PET PROTECTION ORDER BILLS INTRODUCED

Escrito por Nuria Querol i Viñas. Publicado en News in English.

Washington, Nebraska, Iowa, South Carolina, Hawaii and Wyoming have become the most recent states to introduce bills to include pets in domestic violence protection orders. Several bills have unique language that does not appear in other state bills or laws.

In Washington State, HB 1148 replaces a 2008 bill that died in committee.

It would include pets among the petitioner’s personal effects and would also prohibit the respondent from coming within a specified distance of specified locations where the pet is regularly found.  It would allow judges to grant the petitioner exclusive custody or control of pets belonging to the petitioner, respondent or a minor child in the home, and prohibit acts of violence, harm or interference with these animals. Violation is a gross misdemeanor. Twenty-seven legislators introduced the bill, which is currently in the Judiciary Committee.

Nebraska’s Legislative Bill 83 and Iowa’s House File 32 would allow judges to issue protection orders directing the care, custody or control of domestic animals kept by either party or a minor child in the household, and enjoining the respondent from harming or killing such animals.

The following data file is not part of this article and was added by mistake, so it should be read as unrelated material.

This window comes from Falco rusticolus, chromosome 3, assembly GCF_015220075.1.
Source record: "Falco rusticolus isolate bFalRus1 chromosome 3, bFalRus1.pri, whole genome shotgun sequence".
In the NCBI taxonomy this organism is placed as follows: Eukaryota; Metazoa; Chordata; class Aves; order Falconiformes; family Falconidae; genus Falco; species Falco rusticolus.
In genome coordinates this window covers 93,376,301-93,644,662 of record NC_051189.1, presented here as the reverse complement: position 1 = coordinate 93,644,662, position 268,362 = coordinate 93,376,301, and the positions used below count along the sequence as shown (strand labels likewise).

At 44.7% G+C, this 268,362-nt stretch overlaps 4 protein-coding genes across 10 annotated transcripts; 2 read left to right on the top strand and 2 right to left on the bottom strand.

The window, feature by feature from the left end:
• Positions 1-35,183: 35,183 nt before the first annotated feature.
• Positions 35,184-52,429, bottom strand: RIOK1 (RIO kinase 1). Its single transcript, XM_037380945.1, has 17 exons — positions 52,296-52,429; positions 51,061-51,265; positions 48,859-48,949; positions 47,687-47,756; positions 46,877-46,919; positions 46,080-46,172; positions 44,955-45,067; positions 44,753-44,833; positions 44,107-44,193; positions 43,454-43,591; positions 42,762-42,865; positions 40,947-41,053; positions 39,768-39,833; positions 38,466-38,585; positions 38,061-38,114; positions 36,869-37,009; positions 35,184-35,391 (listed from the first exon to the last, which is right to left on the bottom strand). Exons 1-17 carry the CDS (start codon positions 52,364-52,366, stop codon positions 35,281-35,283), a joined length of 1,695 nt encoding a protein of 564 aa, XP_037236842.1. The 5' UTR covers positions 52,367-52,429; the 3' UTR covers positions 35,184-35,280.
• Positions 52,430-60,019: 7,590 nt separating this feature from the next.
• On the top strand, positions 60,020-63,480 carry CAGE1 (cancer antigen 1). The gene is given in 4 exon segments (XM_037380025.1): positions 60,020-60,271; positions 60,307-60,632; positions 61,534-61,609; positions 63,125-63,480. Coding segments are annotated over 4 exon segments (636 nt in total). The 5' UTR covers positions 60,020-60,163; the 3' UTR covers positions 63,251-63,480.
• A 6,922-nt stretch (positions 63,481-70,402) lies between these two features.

In South Carolina, HB 3117 would allow the court to prohibit harm or harassment to the petitioner’s pet and order temporary possession of the animal to the petitioner. This replaces a similar bill that died in committee in the 2008 Legislature.

Hawaii’s SB 1086 would allow family court judges to grant exclusive care of pets to a party, and to enjoin the respondent from visiting, taking, concealing, threatening, physically abusing or disposing of a pet in the exclusive care of the protected party.

Wyoming’s HB 206 allows the court to direct the care, custody and control of any animal owned or kept by either party or a minor in the household. A new provision allows local law enforcement officers responding to requests for assistance in domestic violence cases to provide or arrange for temporary care, custody and control of these animals.